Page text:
Credit Consequences of Foreclosure

Losing a home through foreclosure is a bitter experience which will have a significant negative impact on ones credit reports and score. A foreclosure is considered second only to a bankruptcy and it will remain on credit reports for a minimum of seven years as a matter of public record. However there are many variables which influence how much impact a foreclosure will have. It is possible for credit scores to recover within two years depending on how other credit obligations are dealt with following a foreclosure.

Impact of foreclosures on credit scores.

Most usually a foreclosure occurs when the homeowner cannot meet their mortgage payments and other obligations. Missed payments prior to a foreclosure will cause credit scores to fall between 40-110 points. A recorded default is considered a serious delinquency resulting in a further fall of between 70-135 points. Thus the average point loss associated with a foreclosure is around 110-250 points.

A foreclosure will cause credit scores to fall more if the score was high prior to default, whilst it will fall less if the credit score was average. If the credit score was already low prior to a foreclosure the less it will fall. If the foreclosure is an isolated incident and all other credit obligations are current, it will have less overall impact than if other bills are already recorded as late.

Strategic defaults and credit consequences.

Strategic defaults are becoming more common as homeowners choose to walk away from underwater mortgages. As this tactic is used deliberately to avoid making future payments on a home with negative equity, it is often practiced by those who otherwise have good credit and are able to maintain their other credit obligations.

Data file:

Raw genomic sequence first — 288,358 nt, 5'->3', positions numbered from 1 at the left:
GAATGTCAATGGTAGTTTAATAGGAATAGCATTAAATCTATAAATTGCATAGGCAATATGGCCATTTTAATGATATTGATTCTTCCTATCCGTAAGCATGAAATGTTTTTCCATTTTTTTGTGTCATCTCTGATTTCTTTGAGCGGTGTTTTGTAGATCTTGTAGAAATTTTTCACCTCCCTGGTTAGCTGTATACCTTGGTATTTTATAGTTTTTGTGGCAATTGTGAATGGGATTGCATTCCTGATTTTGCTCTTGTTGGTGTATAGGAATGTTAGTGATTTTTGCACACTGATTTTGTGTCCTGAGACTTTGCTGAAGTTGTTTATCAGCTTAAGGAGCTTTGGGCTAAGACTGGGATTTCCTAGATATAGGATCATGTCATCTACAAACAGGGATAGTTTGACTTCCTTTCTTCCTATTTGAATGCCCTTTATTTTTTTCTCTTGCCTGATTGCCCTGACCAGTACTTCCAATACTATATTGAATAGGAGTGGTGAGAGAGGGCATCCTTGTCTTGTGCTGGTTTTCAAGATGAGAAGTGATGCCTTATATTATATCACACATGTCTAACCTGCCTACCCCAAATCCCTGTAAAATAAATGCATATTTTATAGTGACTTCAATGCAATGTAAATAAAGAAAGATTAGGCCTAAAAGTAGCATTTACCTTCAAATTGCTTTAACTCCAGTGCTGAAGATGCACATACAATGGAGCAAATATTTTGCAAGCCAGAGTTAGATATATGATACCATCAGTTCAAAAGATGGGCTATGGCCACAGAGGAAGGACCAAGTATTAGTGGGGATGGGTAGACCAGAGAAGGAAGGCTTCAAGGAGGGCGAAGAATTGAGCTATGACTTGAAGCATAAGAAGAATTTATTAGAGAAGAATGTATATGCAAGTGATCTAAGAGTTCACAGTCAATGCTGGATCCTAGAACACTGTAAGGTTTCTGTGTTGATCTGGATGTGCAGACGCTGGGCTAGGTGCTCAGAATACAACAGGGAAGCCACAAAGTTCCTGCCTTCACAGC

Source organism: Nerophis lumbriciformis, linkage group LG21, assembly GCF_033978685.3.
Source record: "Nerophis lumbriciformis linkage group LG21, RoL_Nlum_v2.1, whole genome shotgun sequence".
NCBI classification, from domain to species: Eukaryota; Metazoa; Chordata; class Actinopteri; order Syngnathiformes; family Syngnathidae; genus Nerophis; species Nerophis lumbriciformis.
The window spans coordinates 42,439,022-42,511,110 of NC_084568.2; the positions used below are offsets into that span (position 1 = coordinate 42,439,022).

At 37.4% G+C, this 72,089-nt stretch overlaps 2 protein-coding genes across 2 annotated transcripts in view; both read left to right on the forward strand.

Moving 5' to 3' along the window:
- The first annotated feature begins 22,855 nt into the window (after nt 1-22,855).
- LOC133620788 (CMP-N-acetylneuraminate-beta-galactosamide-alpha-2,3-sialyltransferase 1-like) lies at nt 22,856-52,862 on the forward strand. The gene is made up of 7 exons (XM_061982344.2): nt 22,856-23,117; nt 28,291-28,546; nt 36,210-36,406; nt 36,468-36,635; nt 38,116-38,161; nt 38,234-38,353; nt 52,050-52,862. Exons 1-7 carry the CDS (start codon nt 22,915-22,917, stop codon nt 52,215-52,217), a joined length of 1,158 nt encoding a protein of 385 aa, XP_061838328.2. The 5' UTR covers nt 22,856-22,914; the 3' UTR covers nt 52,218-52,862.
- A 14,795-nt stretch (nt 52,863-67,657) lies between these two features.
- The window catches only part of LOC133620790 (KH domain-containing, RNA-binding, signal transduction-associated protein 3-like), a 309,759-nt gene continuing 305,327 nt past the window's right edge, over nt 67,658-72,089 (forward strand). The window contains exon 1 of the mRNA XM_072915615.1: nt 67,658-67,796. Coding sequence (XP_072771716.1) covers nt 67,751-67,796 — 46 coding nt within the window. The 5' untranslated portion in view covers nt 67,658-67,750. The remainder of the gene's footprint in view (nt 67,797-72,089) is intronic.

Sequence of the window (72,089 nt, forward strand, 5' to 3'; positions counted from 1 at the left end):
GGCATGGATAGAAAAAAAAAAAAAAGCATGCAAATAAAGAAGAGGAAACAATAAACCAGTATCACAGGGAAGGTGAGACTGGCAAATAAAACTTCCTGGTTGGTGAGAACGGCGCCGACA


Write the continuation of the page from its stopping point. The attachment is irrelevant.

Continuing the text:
Whilst a strategic default may have a lesser impact on credit than foreclosures which are forced, the long term impact could be worse. If state law allows it, lenders are more likely to pursue strategic defaulters with deficiency judgments than borrowers who lost their homes due to debt.

Deficiency judgments require borrowers pay the outstanding amount of the mortgage balance after foreclosure, plus the associated costs of the foreclosure including legal fees, with interest. The most likely scenario is that the strategic defaulter will need to declare bankruptcy or pay the amount due under the deficiency judgment. If bankruptcy is opted for as a method of avoiding the payment, this will then be recorded on the credit reports for ten years and have a more severe impact than the original foreclosure.

Credit recovery after foreclosure.

It is possible for credit to recover within two years of a foreclosure. Craig Watts, speaking on behalf of Fico, advises that those who pay all their bills on time, keep credit card balances low and only take on new credit when necessary, should expect to see a recovery within two years. The foreclosure can be removed from credit reports after seven years by sending a written request to the three main credit bureaus.

Providing that good credit is re-established after a foreclosure, it is possible for new mortgages to be issued within 2-4 years depending on the policy of the lender. Lenders are expected to tighten their criteria against those who engaged in strategic defaults as they are deemed very high risk, and in general strategic defaults will probably result in mortgage costs being higher in the future.